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  • 7 Behind-the-Scenes DWTS Finale Secrets from Kym Johnson

    Dead heats. Killer dance moves. Ridiculous costumes. Who needs American Idol when you've got the final showdown of Dancing with the Stars Season 12? On the eve of the results show, caught up with Kym Johnson for the bottom line on what really goes on when then the cameras get turned off...

    Related: More Secrets (and Exclusive Photos) from Kym Johnson

    1. The Instructors Pick the Outfits

    "I am guilty of dressing Hines up in some ridiculous outfits. Yes, yes I am. Tonight we're wearing black-and-gold - Steeler colors. Hines is a pretty classy guy, so he told me from the get-go, 'Don't make me wear frills or anything ridiculous like that. Don't make me take my shirt off.' I don't think we've gone too crazy."

    2. The Prizes Could Be Better

    "I wish there was more of a prize. You get a fantastic mirror-ball trophy, but there's no prize money or anything fantastic like that. It's the bragging rights."

    Related: Fitness Secrets from Oprah's Health Guru


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  • Summer BBQ Secrets from the McDonald's Chef

    Dan Coudreaut knows some things. He knows the $1 billion McDonald's announced this week that it would spend on a fancy makeover of its nearly 15,000 locations won't make people pick his new "Asian" salad over a Big Mac. "I don't think that now that this restaurant's cool and contemporary, that now I'm going to create contemporary food," the chain's executive chef and director of culinary innovation told us on Wednesday. "I'm just going to create the food we've been creating."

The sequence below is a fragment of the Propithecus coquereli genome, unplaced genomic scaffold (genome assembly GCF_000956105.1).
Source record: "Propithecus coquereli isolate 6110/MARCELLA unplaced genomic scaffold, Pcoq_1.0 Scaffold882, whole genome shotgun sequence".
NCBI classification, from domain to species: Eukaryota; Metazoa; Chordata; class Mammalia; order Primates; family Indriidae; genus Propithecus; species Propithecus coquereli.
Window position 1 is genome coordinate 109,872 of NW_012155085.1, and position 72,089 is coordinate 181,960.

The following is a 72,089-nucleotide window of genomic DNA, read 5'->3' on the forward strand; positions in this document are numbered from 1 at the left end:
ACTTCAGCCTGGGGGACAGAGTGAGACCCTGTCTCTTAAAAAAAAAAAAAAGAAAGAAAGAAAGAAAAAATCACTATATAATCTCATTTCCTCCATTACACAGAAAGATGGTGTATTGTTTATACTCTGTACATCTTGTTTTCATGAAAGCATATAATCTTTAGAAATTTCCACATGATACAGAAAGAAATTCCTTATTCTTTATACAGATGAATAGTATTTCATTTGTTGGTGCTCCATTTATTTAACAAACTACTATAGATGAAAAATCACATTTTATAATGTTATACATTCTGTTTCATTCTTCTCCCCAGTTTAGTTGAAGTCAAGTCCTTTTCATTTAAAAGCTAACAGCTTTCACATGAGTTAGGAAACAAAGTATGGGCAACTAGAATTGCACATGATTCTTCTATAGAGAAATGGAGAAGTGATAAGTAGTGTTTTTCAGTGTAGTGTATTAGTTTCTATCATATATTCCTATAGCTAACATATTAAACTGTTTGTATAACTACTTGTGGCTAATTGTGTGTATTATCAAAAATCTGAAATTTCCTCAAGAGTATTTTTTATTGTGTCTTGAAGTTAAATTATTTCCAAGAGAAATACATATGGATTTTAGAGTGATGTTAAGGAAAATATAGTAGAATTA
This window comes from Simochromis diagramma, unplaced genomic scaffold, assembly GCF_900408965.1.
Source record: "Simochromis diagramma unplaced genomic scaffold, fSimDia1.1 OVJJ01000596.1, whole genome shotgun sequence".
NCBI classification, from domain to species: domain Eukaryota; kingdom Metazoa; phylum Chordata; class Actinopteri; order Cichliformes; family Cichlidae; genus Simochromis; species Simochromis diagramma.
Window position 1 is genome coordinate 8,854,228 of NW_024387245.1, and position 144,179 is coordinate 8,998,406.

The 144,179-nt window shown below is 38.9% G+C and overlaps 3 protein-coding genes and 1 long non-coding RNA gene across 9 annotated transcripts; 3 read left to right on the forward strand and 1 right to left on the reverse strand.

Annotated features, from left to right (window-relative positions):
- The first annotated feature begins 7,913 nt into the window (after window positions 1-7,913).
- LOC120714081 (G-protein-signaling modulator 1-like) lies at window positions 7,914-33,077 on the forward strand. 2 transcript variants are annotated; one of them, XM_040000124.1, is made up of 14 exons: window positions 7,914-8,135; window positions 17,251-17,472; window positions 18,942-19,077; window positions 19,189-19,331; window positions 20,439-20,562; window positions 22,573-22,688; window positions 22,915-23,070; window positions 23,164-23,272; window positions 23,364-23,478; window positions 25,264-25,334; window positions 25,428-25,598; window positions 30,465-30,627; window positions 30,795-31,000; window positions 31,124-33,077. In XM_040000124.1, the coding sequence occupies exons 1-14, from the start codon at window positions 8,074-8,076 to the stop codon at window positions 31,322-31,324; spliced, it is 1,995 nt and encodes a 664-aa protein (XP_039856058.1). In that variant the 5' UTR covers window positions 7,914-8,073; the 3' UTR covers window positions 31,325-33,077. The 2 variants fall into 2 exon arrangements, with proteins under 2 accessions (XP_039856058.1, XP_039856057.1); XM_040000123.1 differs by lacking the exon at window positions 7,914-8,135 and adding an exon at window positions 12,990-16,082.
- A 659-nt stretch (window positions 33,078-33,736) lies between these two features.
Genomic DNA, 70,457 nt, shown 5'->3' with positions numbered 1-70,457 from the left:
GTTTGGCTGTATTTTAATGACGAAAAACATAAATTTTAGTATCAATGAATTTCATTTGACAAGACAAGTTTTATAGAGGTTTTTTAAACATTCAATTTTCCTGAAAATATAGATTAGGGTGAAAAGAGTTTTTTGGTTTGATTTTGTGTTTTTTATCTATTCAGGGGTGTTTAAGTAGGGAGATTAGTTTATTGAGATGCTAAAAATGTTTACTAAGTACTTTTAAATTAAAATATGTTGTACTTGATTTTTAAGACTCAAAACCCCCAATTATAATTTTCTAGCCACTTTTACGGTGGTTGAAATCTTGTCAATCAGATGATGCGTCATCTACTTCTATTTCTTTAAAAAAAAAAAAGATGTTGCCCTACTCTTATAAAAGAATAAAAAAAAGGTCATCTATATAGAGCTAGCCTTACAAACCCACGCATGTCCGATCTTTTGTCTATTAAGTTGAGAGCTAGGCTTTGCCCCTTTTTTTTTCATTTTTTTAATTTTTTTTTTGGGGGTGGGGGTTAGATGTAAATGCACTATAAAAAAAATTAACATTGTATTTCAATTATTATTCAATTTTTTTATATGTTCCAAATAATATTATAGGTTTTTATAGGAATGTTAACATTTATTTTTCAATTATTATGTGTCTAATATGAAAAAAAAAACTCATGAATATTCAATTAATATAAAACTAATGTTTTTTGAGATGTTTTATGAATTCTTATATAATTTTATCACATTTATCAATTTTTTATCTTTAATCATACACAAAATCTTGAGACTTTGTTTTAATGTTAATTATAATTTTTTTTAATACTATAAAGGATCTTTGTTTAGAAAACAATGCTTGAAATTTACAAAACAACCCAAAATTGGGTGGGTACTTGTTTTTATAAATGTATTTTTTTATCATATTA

Related: Top Chefs Choose Their Favorite Fast Food

    Except he is creating things - that oatmeal, for one; smoothies, too - and you can't forget that Chef Dan still cooks at home. "I don't know if I know the secret. All I know is a really good burger will keep people coming back." Like we said, he knows things. It's why we invited him to talk about The State of the Hamburger with Daniel Boulud and the Shake Shack guy and the DeBragga Meats guy and Josh Ozersky to kick off our new cookbook. And it's why,

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  • 5 Minutes to a Better Marriage Than Theirs

    Why do we do it?
    Nobody needs to get married, not anymore, and nobody needs to stay married. Yet at some point in our lives, two thirds of all American men will commit ourselves to one woman (or, increasingly, to one man), for better or worse, even though we realize that if a couple nice kids like Arnold Schwarzenegger and Maria Shriver can't make it work, what chance do the rest of us have? And yet we do it anyway, and the question must be asked: Why do we get married?

    Related: The Guide to a Good Marriage: A Timeline

    Because you love her. Because you like her. Because she wants to. Because kids sound nice. Because she doesn't seem to be going anywhere. Because you don't want her to go anywhere. Mostly, though, it's because you love her, and that's as good a reason as any. And because of that - and in case Arnold and Maria still might be able to work this all out - we asked Jim Fannin, who has worked with athletes (A-Rod, Olympic gold medalists) and CEOs on improving mental

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  • How Wolfgang Puck Cooked for the Oscars

    It's true: Famous people need to eat, too. And once again, Wolfgang Puck was there to feed them at Sunday night's Governors Ball following the Oscars (this time with King's Speech-appropriate Dover sole). The superstar chef also took over Esquire's food Twitter for the occasion and managed to check in throughout the night. Below is a roundup of how things went.